point of departure

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Noun1.point of departure - a place from which an enterprise or expedition is launched; "one day when I was at a suitable jumping-off place I decided to see if I could find him"; "my point of departure was San Francisco"
origin, source, root, rootage, beginning - the place where something begins, where it springs into being; "the Italian beginning of the Renaissance"; "Jupiter was the origin of the radiation"; "Pittsburgh is the source of the Ohio River"; "communism's Russian root"
2.point of departure - a beginning from which an enterprise is launched; "he uses other people's ideas as a springboard for his own"; "reality provides the jumping-off point for his illusions"; "the point of departure of international comparison cannot be an institution but must be the function it carries out"
commencement, start, beginning - the act of starting something; "he was responsible for the beginning of negotiations"
References in classic literature ?
And when I speak of the other division of the intelligible, you will understand me to speak of that other sort of knowledge which reason herself attains by the power of dialectic, using the hypotheses not as first principles, but only as hypotheses-- that is to say, as steps and points of departure into a world which is above hypotheses, in order that she may soar beyond them to the first principle of the whole; and clinging to this and then to that which depends on this, by successive steps she descends again without the aid of any sensible object, from ideas, through ideas, and in ideas she ends.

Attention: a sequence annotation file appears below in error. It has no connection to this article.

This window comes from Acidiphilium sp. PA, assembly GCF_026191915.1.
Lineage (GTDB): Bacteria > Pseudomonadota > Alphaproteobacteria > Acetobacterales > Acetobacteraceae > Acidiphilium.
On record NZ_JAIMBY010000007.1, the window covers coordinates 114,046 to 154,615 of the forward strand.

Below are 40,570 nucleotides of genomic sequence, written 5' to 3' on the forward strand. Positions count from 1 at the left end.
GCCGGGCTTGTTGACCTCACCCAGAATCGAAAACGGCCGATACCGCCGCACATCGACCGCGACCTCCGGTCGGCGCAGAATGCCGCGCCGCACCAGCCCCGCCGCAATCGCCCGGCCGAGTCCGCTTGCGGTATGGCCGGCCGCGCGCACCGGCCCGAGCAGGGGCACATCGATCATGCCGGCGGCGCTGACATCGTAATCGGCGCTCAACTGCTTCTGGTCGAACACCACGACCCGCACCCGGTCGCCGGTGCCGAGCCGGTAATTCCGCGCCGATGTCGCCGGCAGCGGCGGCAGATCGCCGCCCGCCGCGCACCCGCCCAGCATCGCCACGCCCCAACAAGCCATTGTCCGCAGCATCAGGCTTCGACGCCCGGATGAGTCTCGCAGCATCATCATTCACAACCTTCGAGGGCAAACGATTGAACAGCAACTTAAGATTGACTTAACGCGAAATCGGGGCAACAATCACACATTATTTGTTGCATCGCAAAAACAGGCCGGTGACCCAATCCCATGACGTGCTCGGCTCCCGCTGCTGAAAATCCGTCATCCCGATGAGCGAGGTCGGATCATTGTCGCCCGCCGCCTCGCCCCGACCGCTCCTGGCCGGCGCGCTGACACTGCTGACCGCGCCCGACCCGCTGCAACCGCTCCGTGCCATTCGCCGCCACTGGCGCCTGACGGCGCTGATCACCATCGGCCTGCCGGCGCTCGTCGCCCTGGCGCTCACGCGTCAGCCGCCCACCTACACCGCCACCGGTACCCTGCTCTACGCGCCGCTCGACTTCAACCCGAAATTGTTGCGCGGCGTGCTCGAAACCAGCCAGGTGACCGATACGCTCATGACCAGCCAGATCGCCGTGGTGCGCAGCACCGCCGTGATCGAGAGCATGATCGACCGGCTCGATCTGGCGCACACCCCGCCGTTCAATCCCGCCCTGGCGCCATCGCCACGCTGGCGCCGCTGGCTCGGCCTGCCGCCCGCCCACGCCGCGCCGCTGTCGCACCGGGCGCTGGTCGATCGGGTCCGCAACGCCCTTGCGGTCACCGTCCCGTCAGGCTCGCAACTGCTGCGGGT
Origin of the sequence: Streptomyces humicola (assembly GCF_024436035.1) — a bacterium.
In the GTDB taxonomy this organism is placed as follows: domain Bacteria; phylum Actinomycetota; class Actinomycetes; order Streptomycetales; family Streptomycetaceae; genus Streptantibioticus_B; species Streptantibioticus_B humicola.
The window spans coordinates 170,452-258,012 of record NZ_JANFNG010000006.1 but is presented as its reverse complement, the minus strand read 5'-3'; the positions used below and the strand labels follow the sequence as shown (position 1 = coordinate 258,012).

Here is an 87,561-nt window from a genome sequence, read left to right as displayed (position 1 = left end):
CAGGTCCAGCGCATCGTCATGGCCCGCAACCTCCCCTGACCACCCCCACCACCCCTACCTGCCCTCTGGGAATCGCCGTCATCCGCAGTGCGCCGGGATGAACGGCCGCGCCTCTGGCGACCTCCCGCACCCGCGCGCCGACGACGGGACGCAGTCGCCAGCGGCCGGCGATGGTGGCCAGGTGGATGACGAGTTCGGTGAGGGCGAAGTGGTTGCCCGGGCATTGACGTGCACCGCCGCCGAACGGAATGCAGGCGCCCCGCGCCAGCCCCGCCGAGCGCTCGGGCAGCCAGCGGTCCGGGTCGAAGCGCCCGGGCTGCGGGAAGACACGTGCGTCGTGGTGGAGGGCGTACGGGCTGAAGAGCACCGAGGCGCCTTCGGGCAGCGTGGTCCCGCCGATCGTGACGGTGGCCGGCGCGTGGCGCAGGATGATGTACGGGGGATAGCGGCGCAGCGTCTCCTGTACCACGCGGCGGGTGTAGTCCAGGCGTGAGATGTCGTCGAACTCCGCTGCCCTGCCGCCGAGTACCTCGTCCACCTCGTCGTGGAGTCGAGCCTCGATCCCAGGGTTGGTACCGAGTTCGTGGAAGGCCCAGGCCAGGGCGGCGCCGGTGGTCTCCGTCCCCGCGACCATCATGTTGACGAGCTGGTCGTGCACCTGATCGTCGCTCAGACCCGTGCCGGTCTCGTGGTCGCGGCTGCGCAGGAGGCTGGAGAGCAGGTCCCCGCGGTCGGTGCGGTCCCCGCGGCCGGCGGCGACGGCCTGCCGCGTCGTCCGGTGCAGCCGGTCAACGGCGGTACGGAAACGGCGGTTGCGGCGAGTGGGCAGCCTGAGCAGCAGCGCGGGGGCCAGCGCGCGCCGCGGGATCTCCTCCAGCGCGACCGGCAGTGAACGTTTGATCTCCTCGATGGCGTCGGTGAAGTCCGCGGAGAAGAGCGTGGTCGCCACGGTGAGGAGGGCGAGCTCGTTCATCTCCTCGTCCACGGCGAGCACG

Amongst the highlights, Points of Departure (22 June-23 July) presented new commissions by Palestinian artists Jumana Emil Abboud, Bashar Alhroub, Bisan Abu Eisheh, and UK artists Jeremy Hutchison and Olivia Plender--all of whom undertook eight-week residencies in London and Ramallah respectively.
Small gay-group cruises offer the flexibility of many dates and points of departure and itineraries, versus the larger all-gay cruises, which have a more limited calendar.
It is no accident that the two sources Calignano uses as his points of departure are perspective studies for the design of objects.
Ingrid Rowland's "Giordano Bruno and Neapolitan Neoplatonism" contains fresh points of departure from which she explores the youthful Bruno's background, studying logic at the school of Teofilo da Vairano, who (and this point Rowland takes into serious consideration) came from the Neapolitan Neoplatonic environment which revolved around the Augustinian Egidio da Viterbo, in addition to other notable protagonists of humanism such as Pontano, Cariteo, and Sannazaro.